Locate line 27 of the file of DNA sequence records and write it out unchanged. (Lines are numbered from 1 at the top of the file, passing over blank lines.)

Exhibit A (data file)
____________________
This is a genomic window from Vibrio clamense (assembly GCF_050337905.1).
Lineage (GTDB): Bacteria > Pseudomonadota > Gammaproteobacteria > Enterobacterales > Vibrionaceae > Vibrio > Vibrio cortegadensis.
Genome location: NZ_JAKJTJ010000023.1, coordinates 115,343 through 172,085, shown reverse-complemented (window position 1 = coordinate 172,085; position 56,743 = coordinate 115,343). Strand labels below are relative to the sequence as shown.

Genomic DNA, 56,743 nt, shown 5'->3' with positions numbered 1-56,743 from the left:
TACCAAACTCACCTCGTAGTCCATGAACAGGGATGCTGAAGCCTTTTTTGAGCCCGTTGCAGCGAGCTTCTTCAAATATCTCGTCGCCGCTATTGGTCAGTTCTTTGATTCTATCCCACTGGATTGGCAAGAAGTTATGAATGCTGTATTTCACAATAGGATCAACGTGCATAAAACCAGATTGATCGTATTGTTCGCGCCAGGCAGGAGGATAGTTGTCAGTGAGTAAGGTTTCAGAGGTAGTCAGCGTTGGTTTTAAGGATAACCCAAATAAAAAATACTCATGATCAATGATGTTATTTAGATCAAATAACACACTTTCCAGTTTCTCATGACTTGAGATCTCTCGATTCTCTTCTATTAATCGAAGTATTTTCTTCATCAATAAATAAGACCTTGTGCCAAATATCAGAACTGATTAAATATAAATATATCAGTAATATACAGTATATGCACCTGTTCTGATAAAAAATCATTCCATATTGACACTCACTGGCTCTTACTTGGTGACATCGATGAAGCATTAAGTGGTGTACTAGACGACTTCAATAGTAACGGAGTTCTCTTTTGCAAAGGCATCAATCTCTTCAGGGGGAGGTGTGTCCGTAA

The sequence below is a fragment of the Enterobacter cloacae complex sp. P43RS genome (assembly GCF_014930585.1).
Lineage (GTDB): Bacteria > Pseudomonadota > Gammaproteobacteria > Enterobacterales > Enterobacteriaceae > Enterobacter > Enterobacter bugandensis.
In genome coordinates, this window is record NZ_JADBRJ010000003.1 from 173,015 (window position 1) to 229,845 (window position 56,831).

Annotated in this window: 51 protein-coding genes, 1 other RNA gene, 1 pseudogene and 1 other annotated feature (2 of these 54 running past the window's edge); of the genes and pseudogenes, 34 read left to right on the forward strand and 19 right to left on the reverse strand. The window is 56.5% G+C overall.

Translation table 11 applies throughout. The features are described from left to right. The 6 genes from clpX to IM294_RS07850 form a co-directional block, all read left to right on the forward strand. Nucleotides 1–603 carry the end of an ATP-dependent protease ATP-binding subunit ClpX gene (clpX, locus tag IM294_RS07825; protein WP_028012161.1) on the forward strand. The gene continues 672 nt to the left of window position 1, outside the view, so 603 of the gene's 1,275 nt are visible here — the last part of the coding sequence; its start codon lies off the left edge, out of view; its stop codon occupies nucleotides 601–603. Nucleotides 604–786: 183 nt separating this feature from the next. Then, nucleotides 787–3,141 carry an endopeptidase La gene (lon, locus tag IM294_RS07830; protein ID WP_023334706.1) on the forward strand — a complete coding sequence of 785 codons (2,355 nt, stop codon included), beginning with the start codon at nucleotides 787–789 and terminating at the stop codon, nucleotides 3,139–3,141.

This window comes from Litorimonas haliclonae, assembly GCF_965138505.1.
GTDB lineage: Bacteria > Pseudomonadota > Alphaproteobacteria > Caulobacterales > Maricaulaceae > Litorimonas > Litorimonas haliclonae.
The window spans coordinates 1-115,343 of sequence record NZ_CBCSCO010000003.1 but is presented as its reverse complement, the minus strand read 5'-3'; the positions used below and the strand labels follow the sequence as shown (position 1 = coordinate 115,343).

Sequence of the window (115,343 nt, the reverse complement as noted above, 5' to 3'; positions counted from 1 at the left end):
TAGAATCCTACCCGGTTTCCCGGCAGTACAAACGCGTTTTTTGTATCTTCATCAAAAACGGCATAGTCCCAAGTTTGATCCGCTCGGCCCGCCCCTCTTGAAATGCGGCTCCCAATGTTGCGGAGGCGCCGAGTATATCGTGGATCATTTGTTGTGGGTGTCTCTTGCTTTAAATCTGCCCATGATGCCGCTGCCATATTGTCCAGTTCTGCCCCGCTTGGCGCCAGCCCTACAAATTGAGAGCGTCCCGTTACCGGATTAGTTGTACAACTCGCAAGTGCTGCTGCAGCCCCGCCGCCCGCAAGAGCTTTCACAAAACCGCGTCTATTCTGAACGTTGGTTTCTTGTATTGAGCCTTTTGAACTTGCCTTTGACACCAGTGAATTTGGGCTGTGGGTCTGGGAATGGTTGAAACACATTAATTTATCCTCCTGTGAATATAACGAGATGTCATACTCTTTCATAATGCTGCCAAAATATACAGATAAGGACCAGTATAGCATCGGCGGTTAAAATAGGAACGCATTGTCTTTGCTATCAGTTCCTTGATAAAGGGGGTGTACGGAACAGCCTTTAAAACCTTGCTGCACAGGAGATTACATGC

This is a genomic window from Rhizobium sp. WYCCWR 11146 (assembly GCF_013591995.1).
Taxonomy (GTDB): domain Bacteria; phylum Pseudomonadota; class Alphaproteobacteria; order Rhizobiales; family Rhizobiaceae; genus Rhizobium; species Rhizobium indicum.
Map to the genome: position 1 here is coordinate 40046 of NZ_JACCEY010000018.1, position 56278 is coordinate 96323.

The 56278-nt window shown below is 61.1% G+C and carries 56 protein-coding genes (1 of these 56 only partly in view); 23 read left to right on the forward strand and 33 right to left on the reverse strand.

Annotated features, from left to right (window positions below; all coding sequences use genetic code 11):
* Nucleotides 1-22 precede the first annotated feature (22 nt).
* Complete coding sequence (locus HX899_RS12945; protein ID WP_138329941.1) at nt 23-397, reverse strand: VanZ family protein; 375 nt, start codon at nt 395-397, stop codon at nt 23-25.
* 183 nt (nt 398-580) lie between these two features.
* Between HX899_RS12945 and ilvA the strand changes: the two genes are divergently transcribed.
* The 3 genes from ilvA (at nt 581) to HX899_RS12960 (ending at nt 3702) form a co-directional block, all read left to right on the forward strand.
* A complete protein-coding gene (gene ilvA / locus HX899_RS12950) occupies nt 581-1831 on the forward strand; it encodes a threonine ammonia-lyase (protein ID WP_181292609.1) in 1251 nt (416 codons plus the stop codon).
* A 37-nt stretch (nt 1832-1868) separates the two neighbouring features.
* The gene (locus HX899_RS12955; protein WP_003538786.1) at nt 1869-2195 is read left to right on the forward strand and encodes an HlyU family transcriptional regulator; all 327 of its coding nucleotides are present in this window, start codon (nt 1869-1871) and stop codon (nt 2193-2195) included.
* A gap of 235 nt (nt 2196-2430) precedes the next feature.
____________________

* A 37-nt stretch (nt 1832-1868) separates the two neighbouring features.